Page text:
Triple your pleasure

Three islands, 10 dives in five days. Toss in tours of each
island, socializing and, don't forget, washing out dive gear
and greasing the underwater camera o-rings or risk losing
$1,000s in gear, and it sounds like a gantlet. But it wasn't
the case at the U.S. Virgin Islands because the group of
journalism pros melded well, and the organizers helped to
keep us apace – even arranging for a low-flying seaplane
to carry us from St. Croix to St. Thomas so we could
meet our schedule without compromising our nitrogen
load from doing lots of good diving. What made it so good
was the diversity of sea life. Greeting us on most dives
were Flamingo Tongue nudibranches and other colorful
little critters. And although we were so dog tired from the
schedule that intimacy seemed impossible, we got to
watch everything from seahorses  to arrow crabs to
conch doing the horizontal dance. While they were acting
naturally, so were we divers. So much life to explore on
St. Croix, St. Thomas and St. John and so little time
underwater. The town pier at St. Croix had a herd of
seahorses, batfish and octopi that prowled at night beneath
dayglow sponges. Wrecks were lush with life. The
off St. Thomas was totally covered in sponges. As
Landing Ship Tank 467 it served admirably in World War
II before it was bought by the West Indies Trading Co.,
renamed and converted into a cargo hauler. The
found its final resting place when Tropical Storm Klaus
sent it to the bottom on Nov. 6, 1984. The
was saved as a dive site by popular demand by local
divers, who mounted a "Save The Cartanser" campaign in
the late 1970s to keep the Army Corps of Engineers from
dynamiting it as a navigation hazard. Now it serves as a
"bed and breakfast" for sea turtles and stingrays off St.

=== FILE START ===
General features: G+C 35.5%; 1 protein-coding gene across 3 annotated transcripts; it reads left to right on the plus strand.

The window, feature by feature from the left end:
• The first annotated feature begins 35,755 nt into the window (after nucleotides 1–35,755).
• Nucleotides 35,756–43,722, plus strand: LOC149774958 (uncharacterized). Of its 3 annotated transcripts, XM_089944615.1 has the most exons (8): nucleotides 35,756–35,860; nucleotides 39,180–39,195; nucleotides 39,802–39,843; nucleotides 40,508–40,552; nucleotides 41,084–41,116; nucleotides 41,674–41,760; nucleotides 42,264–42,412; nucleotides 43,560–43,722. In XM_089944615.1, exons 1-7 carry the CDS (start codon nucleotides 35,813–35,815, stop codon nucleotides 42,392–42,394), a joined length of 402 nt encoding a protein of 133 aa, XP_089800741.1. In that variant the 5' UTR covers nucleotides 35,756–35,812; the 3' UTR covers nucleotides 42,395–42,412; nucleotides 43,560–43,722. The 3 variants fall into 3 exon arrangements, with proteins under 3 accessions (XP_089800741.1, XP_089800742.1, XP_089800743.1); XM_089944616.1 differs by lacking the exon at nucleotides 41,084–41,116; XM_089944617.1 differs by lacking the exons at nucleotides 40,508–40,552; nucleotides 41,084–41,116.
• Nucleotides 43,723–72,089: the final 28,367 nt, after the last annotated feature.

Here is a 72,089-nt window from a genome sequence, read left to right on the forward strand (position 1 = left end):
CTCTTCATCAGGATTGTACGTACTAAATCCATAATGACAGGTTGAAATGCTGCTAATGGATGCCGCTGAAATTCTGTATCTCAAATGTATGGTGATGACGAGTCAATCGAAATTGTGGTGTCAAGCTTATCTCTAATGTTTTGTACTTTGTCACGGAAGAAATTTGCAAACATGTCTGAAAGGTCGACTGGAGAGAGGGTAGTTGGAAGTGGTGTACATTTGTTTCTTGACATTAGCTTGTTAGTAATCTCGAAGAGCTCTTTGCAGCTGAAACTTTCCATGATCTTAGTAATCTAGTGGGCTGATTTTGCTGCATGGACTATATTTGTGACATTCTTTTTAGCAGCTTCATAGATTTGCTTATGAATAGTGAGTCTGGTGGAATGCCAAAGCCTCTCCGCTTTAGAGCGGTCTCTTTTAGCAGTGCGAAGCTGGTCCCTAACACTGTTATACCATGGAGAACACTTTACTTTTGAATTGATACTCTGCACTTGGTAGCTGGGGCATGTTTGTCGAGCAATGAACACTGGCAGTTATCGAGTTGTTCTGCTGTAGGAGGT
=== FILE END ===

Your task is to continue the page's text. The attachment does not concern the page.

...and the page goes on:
Thomas. Its steel nooks provide protection for a night's
sleep, and there no doubt are some unwary snacks of  
snappers and baitfish for breakfast. Life is good. Even
little wrecks are fun. Just hang onto the skiff's wheel and
fly through the current. And maybe take notes underwater
about the experience, as
Scuba Diving scribe Gil Griffin
did throughout the trip. There was so much to see that
one traveler, Jason Swenson, packed a scooter to cover
more turf. Fine for flying, but the beauty is in the details.
Slowing down. Watching the denizens dance on the reef.
That simple samba in surge that feeds so much life on this
planet is as obvious as wave action in these islands.
Considering how it pulses making life, it's hard to call
them virgin islands. Lots of basic pleasures happening
here, right down to the simple job of knocking back an icy
brew in a hot climate, as locals enjoy, can and all. Besides
the fun of being here, it is easy for U.S. residents to go
there. It's a U.S. territory, so a driver's license works. So
also do U.S. dollars. 60-cycle / 110 is the currency for
your electrical appliances, same as in the U.S. and Canada,
so battery chargers and computers work just fine.
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Bob Sterner
photos © 2008
A friendly welcome!
Gil Griffin's Boat Ride
Jason Scoots
Flamingo Tongue
WIT Shoal
Reporter Gil Griffin
Conch get it on
Cartanser-Senor Turtle
Stingray St. Thomas
Brew -
St. Thomas Touchdown